In the Hands of the Goddess by Tamora Pierce
1984, 264 pages

The second book focuses on Alanna’s relationship with the Prince and more fighting and training to be a knight. She also has to figure out how to tell people that she’s a girl, because obviously that’s going to get out eventually. Evil uncle is still at it, and Alanna has to figure out how to beat him.

The Woman Who Rides Like a Man by Tamora Pierce
1986, 284 pages

The third book has Alanna traveling off to new worlds and meeting a new tribe and becoming a shaman for them. There are more battles, fighting, relationships, etc. Everything you could really want in a book.

Lioness Rampant by Tamora Pierce
1990, 384 pages

The last book in the series has Alanna trying to capture the Dominion Jewel, which will bring peace to the land of whoever has it. Naturally this involves some serious challenges. She also goes back home and finds it in a mess, there are people trying to get rid of the king, and the evil uncle is still around.

The point of all of these books:

They are awesome. They have magic, and adventure, and girls kicking ass, without all of that teen angst that seems to be everywhere in YA novels right now. Also, the girl is clearly in charge, and not mooning over boys, as so many of the recent YA reads have been. Mostly, it’s just awesome. So you should read it.

Rating: 4.5 out of 5 bedazzles

Today’s Observations

For some reason that I don’t understand, today’s shift was slightly more interesting than most.

There was the woman who was looking for books for her fourth grade son. He needs to read 25 books by the end of the school year and has four left to read. She wanted books that were about 50 pages long. I’m sorry, what? Why do they need to be this short? What’s he do in the afternoon? Have him read! She ended up buying Magic Tree House….so lower than fourth grade level, but whatever.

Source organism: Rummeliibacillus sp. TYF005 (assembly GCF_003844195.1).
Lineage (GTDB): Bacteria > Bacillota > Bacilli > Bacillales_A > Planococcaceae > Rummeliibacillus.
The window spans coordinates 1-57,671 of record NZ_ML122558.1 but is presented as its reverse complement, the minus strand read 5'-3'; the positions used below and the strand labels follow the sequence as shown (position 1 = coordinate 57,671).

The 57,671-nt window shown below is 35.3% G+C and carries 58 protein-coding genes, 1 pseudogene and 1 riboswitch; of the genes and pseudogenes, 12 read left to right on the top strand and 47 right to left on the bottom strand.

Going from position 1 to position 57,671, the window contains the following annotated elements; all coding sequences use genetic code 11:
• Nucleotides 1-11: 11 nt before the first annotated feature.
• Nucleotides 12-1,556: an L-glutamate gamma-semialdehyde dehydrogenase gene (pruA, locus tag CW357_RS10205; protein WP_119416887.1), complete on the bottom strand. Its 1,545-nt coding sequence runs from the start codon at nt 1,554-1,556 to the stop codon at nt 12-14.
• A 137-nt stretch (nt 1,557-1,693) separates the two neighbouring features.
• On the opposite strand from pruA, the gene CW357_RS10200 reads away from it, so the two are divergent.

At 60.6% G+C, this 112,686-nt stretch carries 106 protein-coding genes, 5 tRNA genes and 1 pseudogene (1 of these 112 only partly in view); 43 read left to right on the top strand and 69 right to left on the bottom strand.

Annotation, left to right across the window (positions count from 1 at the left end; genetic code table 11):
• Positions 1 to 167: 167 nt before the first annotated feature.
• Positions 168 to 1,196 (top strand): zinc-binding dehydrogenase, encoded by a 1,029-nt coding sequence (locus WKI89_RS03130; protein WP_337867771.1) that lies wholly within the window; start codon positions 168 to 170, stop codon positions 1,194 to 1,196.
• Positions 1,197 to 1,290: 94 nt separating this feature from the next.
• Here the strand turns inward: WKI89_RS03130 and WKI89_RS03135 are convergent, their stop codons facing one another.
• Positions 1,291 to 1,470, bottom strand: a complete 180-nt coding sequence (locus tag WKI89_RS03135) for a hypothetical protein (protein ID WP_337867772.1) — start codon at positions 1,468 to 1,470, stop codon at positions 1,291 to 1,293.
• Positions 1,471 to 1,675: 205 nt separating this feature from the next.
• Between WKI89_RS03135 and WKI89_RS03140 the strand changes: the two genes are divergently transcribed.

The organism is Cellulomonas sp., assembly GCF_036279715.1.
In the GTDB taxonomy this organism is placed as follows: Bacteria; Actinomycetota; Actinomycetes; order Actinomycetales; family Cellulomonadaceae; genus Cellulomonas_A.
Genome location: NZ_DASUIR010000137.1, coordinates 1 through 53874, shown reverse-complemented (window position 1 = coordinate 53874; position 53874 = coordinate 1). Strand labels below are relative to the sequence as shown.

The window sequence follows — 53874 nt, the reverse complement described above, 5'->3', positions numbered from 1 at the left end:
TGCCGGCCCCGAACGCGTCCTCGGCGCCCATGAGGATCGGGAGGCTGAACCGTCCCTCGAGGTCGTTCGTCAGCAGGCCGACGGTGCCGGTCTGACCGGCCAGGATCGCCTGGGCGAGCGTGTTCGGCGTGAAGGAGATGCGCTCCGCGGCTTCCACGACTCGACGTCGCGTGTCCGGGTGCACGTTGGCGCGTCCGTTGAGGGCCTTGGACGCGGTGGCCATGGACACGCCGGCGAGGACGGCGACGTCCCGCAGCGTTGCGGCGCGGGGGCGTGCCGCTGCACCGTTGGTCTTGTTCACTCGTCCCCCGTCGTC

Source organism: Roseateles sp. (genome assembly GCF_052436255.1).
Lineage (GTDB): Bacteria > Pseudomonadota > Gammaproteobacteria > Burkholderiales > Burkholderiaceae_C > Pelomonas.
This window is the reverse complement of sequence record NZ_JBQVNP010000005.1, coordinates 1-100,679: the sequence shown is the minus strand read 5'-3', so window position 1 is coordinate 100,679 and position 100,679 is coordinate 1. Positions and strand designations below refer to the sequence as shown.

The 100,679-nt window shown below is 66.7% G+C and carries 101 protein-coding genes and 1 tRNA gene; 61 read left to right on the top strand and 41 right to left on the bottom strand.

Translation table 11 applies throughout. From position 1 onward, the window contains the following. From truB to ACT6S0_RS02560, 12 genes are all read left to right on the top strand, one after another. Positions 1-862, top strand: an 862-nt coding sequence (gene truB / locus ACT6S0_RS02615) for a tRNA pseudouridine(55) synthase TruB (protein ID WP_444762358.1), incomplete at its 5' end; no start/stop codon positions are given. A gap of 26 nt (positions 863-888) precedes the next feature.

The second was a French man with his son. The display of Barbie and Disney princesses called to the little boy, who is maybe two, but Dad was having none of it. “Par les filles! Les filles!” For girls! Girls! The father kept saying, louder and louder as if son was a little hard of hearing. He’s two, who cares?! Clearly they then had to go get some manly toys, maybe the boy had a GI Joe in his future.

And lastly is this book I found on the shelf. The Bedtime Book for Dogs. Is this real? I mean, seriously? The back cover says to read it to your dog before bed. I just…..can’t even.

Here’s the back cover:
2013-05-04 18.06.05

And here are the first two pages:
2013-05-04 18.06.37

2013-05-04 18.06.44

So the question remains, is this book a serious thing? On his website, yes, I googled because it is that ridiculous, there seem to be an awful lot of posts about his dog. So maybe it is. Either way, yikes!

Let’s Explore Diabetes with Owls

Let’s Explore Diabetes with Owls by David Sedaris
2013, 275 pages

Oh David Sedaris, you. Way to have me chuckling to myself in a nearly empty bookstore during a short but boring shift. Thanks!

Essentially, he writes essays, or teeny tiny stories, if you will, about amusing things. There’s the one about searching for, and buying, a taxidermied owl for his partner, or the one about how Australia is like Canada in a thong, or the one with his Dad using a fraternity paddle as a disciplinary measure. All done with a lovely snarkiness that I enjoy.

My two favorite bits:

“All these young mothers chauffering their volcanic three-year-olds through the grocery store. The child’s name always sounds vaguely presidential, and he or she tends to act accordingly. ‘Listen,’ I’d like to say, ‘I’m not a parent myself, but I think the best solution at this point is to slap that child across the face. It won’t stop its crying, but at least now it’ll be doing it for a reason.'”

Yes! I have met these children! And their parents! And I agree.